Additionally, now the Linux tools feature allows me to enter a password and gain access to the feature.

                Are there any other X86 compiled files I should pull over to my production environment before wiping this testing system?

                Comment


                • #38
                  Shell window within linux tools

                  Originally posted by Pete View Post
                  Here the Linux tools works fine in my Zee setup but not in the HSPro setup.

                  Unzip the attached to your html directory and run it via a custom link.

                  Works well here. You can play with the html file making it more HS3 centric.
                  Hello, Please forgive my Noobiness. I would like to run the linux tools and have it render more readable. I have dowloaded the zip file, decompressed it and put it in my HTML folder on my HS3 Linux hosted on an RPI 3B running Jessie. Where and how do a create the custom link?

                  Comment


                  • #39
                    Originally posted by Pete View Post
                    Yes; thank you. Here really never use it as the only way I could ever get it to work makes it difficult to read in Firefox,

                    did notice that aha is a Ansi HTML Adapter. Never played with it though and wondering if it was installed in the original Zee.

                    running command df -H Filesystem Size Used Avail Use% Mounted on udev 897M 0 897M 0% /dev tmpfs 184M 5.7M 178M 4% /run /dev/sda1 28G 9.5G 17G 37% / tmpfs 916M 156k 916M 1% /dev/shm tmpfs 5.3M 4.1k 5.3M 1% /run/lock tmpfs 916M 0 916M 0% /sys/fs/cgroup cgmfs 103k 0 103k 0% /run/cgmanager/fs tmpfs 184M 0 184M 0% /run/user/0 tmpfs 184M 29k 184M 1% /run/user/1000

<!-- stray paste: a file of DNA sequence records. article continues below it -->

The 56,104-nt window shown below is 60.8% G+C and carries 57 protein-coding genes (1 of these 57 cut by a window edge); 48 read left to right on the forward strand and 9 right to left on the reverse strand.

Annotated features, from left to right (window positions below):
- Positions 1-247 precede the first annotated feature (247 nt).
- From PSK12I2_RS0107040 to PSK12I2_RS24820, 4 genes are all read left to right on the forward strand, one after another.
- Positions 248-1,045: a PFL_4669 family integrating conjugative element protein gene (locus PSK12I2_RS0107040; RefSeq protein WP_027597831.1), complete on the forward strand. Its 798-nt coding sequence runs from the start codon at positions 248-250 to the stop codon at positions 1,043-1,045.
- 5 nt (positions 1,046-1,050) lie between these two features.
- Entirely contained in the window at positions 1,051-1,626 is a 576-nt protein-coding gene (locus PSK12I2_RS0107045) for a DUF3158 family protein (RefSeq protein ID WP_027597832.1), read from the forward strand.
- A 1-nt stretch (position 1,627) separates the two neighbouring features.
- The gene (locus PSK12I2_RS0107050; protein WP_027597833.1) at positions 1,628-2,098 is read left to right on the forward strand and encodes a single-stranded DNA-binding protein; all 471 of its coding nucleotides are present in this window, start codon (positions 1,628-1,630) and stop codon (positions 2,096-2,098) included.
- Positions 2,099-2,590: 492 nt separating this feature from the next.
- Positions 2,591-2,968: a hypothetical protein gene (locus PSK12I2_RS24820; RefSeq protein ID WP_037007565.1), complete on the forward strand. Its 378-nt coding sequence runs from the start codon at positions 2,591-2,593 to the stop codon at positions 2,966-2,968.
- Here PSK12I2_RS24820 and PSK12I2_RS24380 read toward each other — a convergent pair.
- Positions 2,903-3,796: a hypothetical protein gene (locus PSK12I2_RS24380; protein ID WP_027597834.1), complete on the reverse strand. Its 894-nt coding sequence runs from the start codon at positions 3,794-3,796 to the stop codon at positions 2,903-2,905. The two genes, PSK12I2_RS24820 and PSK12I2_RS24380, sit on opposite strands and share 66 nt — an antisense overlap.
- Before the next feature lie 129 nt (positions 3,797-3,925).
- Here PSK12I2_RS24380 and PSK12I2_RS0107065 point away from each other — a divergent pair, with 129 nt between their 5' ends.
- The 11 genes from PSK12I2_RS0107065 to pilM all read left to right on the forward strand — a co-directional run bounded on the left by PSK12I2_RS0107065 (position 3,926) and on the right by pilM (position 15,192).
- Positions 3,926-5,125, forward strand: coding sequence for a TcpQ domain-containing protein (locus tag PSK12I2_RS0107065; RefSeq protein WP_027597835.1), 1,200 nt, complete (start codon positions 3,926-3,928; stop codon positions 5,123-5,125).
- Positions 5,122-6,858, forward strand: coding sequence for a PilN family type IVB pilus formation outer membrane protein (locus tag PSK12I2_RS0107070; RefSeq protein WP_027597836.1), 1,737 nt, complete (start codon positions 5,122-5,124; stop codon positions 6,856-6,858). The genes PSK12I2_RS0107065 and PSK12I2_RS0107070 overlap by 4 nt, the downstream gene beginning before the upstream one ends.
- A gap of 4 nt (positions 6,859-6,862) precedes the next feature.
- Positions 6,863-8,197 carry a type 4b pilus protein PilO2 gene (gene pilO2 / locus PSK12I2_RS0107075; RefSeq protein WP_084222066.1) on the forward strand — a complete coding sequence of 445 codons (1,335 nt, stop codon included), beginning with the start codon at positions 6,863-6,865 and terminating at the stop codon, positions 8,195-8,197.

It's been a while and I tried to reformat the output and gave up. Never really used it much though.

                    So installed aha on my 16.04 64 bit motherships and the linux commands now are formatted to look nice.

                    IE: sudo apt-get install aha

                    The posted above SSH terminal works only with iced tea these days.

                    Noticed too that Webmin has a nice little terminal option. See attached picture.
                    Has anyone been able to convince this to work on HS3 Linux hosted on an RPI?

                    Comment


                    • #40
                      So it seem you have two questions. First there is the formatting of the HS3 Linux Tools page. Pretty formatting can be had by installing the 'aha' package - the Ansi HTML Adapter - as Pete mentioned. I would expect it to be in the package repositories for Raspbian. I know it's built for ARM by Debian and OpenSuSE if not.

                      Second, you mention the web based SSH terminal. I haven't used this - even on a regular x86. I believe the custom link Pete is referring to can be found in the HS3 control panel. Try putting in the path to the unzipped SSH webpage in one of the custom pages under Tools->Setup->Custom. I'd be interested to hear how this works out. I currently have direct ssh access to my box, but can see where I might not in the future and this sort of thing could be very useful.

                      Finally, I'm very pleased to hear you got the "check_passwd" program working. Nice work. I don't know of any more architecture specific programs. I guess we'll find them as we go along.

                      -Alex

                      Comment


                      • #41
                        The SSH web page is just a directory as you have seen.

                        Tested it this morning using Firefox / IcedTea and it just locks up the browser.

                        It was convenient and easy to use allowing SSH access to any device.

                        That said it no longer works with current versions of Java.

                        There is a text command line Ajax enabled plugin that works in Webmin just fine.
                        Attached Files
                        - Pete

                        Auto mator
                        Homeseer 3 Pro - 3.0.0.548 (Linux) - Ubuntu 18.04/W7e 64 bit Intel Haswell CPU 16Gb- Mono 6.8X
                        Homeseer Zee2 (Lite) - 3.0.0.548 (Linux) - Ubuntu 18.04/W7e - CherryTrail x5-Z8350 BeeLink 4Gb BT3 Pro - Mono 6.8X
                        HS4 Pro - V4.0.5.0 - Ubuntu 18.04/W7e 64 bit Intel Kaby Lake CPU - 32Gb - Mono 6.8X